PORTLAND, Ore.—Researchers at Oregon State University (OSU)claim to have perfected a better method for "quantum tunneling" using metal-insulator-metal (MIM) architecture, potentially paving the way for faster, lower power and cooler running electronics.
Quantum tunneling offers advantages over traditional current flow, in which electrons jump across device barriers rather than traversing through them, slowing down the flow, increasing power requirements and generating excess heat. Traditional tunneling diodes use a heavily doped p–n junction which has limited their use to discrete devices.
A MIM diode uses two different metals with different work functions, separated by an insulator, resulting in a ballistic transport mechanism that accelerates electrons from one metal contact to the other. In 2007, Phiar Corp. (Boulder, Colo.) demonstrated an experimental MIM diode that operated at frequencies as high as 3.8 THz, but the project was reportedly scrapped due to yield problems in transferring the technology out of the lab and into the commercial marketplace. OSU, on the other hand, claims to have solved potential yield problems by using an amorphous, instead of crystalline, metal contact.
"Our approach should provide a solution to yield problems, while also enabling low-temperature fabrication," said Douglas Keszler, an OSU professor. "It also provides a means to readily tune the properties of tunneling devices."
Metal-insulator-metal diodes work by using two different metals with different work functions, allowing electrons to tunnel across the gap very quickly without consuming excess power or generating excess heat.
The new MIM fabrication method using amorphous metals can be perform at relatively low temperatures, according to Keszler, opening the possibility of using MIMs for large-area displays and other printable electronic devices. The devices can be made with a variety of different metals including copper, nickel or aluminum.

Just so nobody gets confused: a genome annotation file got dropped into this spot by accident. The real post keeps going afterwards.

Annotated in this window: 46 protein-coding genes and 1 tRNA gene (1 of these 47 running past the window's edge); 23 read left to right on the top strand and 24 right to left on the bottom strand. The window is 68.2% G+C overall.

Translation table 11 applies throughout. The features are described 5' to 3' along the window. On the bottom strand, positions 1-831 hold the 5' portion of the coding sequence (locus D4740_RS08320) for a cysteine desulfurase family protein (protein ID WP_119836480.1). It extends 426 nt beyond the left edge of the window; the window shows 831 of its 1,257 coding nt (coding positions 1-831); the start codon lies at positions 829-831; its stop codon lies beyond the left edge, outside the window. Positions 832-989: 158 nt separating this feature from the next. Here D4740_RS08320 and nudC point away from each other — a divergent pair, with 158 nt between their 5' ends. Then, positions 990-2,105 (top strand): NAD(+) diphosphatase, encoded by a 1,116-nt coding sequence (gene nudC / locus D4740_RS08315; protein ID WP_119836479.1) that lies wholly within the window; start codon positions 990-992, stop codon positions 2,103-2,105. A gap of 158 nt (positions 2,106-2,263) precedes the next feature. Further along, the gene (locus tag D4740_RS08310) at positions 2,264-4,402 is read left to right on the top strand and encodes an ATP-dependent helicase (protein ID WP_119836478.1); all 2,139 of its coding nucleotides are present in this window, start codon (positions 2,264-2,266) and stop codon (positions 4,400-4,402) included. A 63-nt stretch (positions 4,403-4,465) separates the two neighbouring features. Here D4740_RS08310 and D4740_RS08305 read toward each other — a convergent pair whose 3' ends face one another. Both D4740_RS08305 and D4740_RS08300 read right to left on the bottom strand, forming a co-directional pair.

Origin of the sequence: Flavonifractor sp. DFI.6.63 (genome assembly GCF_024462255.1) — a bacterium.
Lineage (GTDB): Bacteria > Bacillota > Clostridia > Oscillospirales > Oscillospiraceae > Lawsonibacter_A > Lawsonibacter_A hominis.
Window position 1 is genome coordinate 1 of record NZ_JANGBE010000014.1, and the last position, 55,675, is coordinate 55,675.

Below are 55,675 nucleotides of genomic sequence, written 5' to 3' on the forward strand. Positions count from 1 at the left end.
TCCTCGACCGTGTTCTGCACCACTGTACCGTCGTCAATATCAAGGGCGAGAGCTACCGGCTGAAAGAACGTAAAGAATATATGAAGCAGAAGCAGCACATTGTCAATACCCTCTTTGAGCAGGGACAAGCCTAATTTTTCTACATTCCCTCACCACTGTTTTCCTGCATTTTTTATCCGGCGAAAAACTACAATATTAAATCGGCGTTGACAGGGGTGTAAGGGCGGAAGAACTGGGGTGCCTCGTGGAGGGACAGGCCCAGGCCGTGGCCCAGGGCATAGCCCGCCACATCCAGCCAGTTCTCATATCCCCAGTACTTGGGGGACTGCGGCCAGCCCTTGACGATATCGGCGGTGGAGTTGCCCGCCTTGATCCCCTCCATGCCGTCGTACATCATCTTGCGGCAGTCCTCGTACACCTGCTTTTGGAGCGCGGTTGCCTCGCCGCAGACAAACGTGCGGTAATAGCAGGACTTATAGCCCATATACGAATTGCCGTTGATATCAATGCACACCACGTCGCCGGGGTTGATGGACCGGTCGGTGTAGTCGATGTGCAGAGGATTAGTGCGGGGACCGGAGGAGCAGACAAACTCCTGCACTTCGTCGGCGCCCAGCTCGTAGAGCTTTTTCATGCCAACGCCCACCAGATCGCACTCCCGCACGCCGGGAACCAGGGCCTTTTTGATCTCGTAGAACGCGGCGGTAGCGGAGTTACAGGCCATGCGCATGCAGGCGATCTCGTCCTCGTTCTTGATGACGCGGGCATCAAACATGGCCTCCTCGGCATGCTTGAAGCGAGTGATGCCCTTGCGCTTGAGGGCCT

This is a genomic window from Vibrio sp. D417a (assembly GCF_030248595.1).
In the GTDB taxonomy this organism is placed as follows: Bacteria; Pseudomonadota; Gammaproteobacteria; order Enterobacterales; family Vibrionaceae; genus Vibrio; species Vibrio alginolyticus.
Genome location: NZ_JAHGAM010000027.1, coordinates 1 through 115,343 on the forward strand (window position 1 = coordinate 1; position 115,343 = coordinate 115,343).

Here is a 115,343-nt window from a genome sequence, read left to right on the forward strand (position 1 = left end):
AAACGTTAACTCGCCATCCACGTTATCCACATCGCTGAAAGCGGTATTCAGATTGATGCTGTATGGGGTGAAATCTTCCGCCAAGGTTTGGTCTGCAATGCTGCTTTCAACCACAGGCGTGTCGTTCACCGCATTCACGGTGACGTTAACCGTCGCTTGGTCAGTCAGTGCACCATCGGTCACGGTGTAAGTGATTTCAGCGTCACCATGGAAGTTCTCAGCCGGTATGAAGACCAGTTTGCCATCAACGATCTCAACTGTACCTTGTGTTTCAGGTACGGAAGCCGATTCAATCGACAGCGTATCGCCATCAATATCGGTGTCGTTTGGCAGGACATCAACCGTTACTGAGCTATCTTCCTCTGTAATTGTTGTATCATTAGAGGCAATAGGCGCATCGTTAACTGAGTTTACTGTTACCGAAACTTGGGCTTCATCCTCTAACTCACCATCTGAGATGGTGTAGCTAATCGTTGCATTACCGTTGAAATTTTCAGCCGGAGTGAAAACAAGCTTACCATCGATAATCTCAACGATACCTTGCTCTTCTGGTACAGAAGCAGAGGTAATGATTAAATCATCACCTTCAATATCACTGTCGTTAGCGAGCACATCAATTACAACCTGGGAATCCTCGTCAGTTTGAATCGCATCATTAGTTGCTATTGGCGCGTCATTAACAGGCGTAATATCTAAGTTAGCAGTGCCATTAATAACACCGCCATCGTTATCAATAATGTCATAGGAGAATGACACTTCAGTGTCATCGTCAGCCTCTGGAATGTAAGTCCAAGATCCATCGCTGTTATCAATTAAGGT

Next the researchers plan to adapt their technique to three-terminal tunneling transistors similar to those being proposed by the European Union's Steep Program.
Funding for the project was provided by the National Science Foundation, the Army Research Laboratory and the Oregon Nanoscience and Microtechnologies Institute.
I am both looking forward to and dreading the onset of computing and communications based on quantum principles. For years I have had a working understanding of pretty much every technology used in modern electronics, but so far that has not helped me to understand how any of this works and how to use it. This is exciting to me because of the potential scale of it while I am also terrified that ultimately I may not understand it. Either way, I can't wait!
That is kind of what I think also... looks like the next shift is quantum physics in regards the semiconductor industry... not that the current don't use quantum science but that it is being used in such new ways that looks like the students of EE will have to have a quantum physics course added to their curricula... I remember I didn't have that. Students ... beware!
Hi Colin. We haven't spoken since I was with Phiar, the company you reference in the above. While quantum tunneling unlocks much higher frequency operation, the seminal question is "who cares?" Near-term, the only mm-wave market of interest seems to be the 60GHz consumer electronics wireless space. SiBEAM and others have credibly demonstrated that silicon CMOS can operate at those frequencies. As your readers know, betting against CMOS is dangerous business...
Further, unless OSU has a working transistor, their diode is destin to remain forever in the lab. The market for discrete, high frequency, square law detector diodes is tiny. Integration atop silicon CMOS in real fabs will be required for MIM electronics to gain real traction.
Happily for students and your readers, the physics aren't as complex as one would think.
Thanks for the interest in this work! If anyone’s interested in more on the science behind the story, including details on how the diodes were constructed and tested, we’ve set the original research article free to access for the next four weeks; you can find it here: http://www.materialsviews.com/details/news/874437/New_Diodes_Quantum_Tunnel_Their_Way_To_Improved_Electronics.html